(A reminder: Comedy Central just made all ten episodes of Broad City available for free, so we're celebrating by recapping the first season.)
For most of us who have them, the real rite of passage to adulthood is about what you’re willing to put in your vagina.
This episode is about marking time, and the very different ways Abbi and Ilana decide to qualify themselves as full-fledged adults. For Abbi, the kickoff is watching Ilana pull a bag of weed out of her front hole (“nature’s pocket”), and deciding on the spot that buying her own weed is paramount for becoming the kind of adult she wants to be. I’m always slightly fearful when Ilana’s ideas make sense, but the va-hee-na pot pocket is a stroke of genius, though I’m sure most gynecologists would disagree.
Ilana’s big adult move is to do her taxes without her parents, a task for which she is wholly unprepared, as evidenced by her crumpled brown bag of receipts and her search for W3 through W8 while she “works pretty hard to suck Uncle Sam’s D.” Taxes are a pain in the dick for even the most competent — what, like you haven’t fought the urge to jam all of your forms and papers into a manila envelope and call it a day? — and, after angering an accountant and getting kicked out of his office, Ilana ultimately decides to have her parents do her taxes anyway. She insists they’re good at getting her a refund, but Abbi astutely recognizes that they’re probably just sending her money.
The funniest part of this episode is that both women have increasingly juvenile reactions to their attempts at being an adult. After Abbi, failing to score the dregs of oregano that passes for pot in Washington Square Park, buys some weed from a junior-high version of Patrick Bateman. She and Ilana smoke some and head directly to a candy store, where Ilana breaks her veneer on a jawbreaker. Lincoln, a dentist, offers to fix it, and by the time they get there Abbi is so high she’s pushed over the edge by someone in the waiting room asking her if she’s a mom simply because she keeps playing with the kids there. Her fantastic exit plan was to gently roll away without saying a word, and it’s probably my favorite scene of the series — so weird and hilarious, the perfect embodiment of what women who don’t have or want kids feel like doing every single time someone asks us about this. “Do you have kids?” is an innocuous question, but if your answer is no, it’s generally followed up by the ultimate boner shrinker, when the person asking insists on knowing why. Why don’t I have or want kids? Have you met children? The real question is, why do you have them?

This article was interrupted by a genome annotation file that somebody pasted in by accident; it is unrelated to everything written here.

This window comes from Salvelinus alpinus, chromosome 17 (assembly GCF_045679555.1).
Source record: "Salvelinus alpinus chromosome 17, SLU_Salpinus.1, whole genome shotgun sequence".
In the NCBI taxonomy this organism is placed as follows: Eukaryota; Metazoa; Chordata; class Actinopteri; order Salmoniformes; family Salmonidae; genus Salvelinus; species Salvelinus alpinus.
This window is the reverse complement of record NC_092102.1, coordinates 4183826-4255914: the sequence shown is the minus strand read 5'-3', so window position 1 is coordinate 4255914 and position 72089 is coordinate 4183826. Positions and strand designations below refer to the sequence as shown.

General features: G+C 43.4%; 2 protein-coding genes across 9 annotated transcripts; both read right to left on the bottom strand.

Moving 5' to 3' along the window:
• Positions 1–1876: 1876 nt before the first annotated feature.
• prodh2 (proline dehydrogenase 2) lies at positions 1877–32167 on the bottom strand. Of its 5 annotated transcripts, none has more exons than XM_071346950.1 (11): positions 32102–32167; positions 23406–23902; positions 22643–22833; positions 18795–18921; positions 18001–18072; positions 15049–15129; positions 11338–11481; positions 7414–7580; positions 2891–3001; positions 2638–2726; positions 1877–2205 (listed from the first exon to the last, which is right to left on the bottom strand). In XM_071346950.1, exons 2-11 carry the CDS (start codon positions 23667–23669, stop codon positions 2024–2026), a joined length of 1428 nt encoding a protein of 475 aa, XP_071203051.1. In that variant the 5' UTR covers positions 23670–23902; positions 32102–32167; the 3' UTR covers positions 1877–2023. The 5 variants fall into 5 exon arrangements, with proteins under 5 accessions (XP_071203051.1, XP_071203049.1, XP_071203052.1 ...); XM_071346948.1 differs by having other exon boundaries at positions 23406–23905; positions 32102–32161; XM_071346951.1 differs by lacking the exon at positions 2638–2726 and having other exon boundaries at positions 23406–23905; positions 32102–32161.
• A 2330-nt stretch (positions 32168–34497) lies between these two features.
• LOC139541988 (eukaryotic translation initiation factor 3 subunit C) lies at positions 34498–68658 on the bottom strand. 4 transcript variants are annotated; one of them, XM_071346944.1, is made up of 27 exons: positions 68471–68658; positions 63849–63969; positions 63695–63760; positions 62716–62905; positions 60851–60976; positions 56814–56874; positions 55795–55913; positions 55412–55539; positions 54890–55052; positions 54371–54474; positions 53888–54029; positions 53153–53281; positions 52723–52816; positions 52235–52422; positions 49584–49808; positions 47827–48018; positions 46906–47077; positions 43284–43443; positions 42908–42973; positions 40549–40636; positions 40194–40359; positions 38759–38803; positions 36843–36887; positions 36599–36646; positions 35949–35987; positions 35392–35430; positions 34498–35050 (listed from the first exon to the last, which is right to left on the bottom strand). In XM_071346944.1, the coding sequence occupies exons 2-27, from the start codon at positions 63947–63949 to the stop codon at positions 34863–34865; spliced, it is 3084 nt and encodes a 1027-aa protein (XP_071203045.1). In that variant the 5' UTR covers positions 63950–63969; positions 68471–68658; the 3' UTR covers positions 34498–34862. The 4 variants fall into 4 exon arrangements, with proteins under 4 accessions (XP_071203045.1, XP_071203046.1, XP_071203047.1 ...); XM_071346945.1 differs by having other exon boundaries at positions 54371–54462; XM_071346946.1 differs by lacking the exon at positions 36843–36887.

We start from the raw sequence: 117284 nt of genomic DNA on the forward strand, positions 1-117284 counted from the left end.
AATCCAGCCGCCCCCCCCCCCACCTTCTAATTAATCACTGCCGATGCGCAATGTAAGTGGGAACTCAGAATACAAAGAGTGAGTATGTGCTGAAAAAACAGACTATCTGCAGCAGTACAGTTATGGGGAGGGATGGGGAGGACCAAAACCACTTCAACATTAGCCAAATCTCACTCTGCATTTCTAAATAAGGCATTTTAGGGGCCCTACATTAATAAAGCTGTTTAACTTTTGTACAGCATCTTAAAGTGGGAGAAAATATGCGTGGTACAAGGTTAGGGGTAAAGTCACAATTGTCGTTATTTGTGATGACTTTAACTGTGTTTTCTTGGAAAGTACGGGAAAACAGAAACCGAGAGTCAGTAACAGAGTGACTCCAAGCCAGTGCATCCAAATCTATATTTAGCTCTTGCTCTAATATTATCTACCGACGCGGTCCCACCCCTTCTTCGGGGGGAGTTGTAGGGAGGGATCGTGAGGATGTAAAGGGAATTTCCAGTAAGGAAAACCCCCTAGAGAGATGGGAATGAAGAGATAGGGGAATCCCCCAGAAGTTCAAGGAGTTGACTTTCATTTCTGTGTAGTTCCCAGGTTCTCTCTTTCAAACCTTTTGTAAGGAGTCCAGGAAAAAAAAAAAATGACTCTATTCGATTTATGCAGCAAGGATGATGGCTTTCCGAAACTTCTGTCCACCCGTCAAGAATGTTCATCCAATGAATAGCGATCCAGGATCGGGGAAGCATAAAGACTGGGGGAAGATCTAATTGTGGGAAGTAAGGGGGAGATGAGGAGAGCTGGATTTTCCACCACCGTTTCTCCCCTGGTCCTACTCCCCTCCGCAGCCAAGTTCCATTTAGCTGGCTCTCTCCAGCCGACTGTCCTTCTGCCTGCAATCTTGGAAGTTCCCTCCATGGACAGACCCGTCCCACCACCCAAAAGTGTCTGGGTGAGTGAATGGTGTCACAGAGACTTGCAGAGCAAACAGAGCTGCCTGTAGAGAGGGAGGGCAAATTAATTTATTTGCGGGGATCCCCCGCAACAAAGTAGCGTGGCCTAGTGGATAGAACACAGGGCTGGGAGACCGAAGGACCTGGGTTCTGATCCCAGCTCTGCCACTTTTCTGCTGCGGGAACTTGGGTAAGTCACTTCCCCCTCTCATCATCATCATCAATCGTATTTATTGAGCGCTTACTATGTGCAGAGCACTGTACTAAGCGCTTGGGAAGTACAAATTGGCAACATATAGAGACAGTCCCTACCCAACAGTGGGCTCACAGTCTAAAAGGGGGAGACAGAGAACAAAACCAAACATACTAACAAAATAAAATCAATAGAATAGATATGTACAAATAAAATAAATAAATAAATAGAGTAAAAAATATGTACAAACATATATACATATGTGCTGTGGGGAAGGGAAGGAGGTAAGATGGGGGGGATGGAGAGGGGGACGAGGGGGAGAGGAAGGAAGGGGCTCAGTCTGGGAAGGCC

Abbi was right to collect her stuff and roll away, but she had to leave Lincoln’s office soon after setting off the fire alarms by smoking even more pot in the bathroom while waiting for Ilana to finish. Her rage reaches maximum overdrive when she and Ilana go to an office-supply store, where the “garbage people living on garbage island” use packing peanuts to send pillows and refuse to put paper in the recycling bin; after she attacks a cardboard cutout, she realizes she probably smoked too much pot and that’s why she can’t be in charge of buying her own. Me, too, girl, me, too — I live in a state where pot is legal so I don’t have to hide it, but I’m also black in an American city that is 92 percent white and I don’t want to get murdered for having it, so I strike a nice balance by not buying it at all.
Lincoln is the unsung hero, the beating heart of this episode. He’s always just this close to borderline-corny-dad-joke territory, but then he pulls it back with a weird quip about prosthetic balls or asking Ilana to take their relationship to the next level while she’s high on nitrous. His weirdness is right below the surface, but his sincerity usually wins out, even when Ilana is trying so hard to touch Abbi while kissing him that they all end up on the floor, with Abbi fighting to crawl away, no one saying a word.
In the end, Abbi gives in to jamming the pot in her vajean when she and Ilana see a grip of police officers and a drug-sniffing dog hanging out in the subway station. As long as you’re willing to touch anything at all in New York City and palm your own junk before boiling your hands, your passage to adulthood still hangs safely on the horizon.
- “I will not buy a SodaStream at full price! I will not do it!”
- “The biggest luxury is pooping when no one’s home.”
- “What kind of dog would you be?”
“You had that answer ready!”
“Yeah I thought about it before.”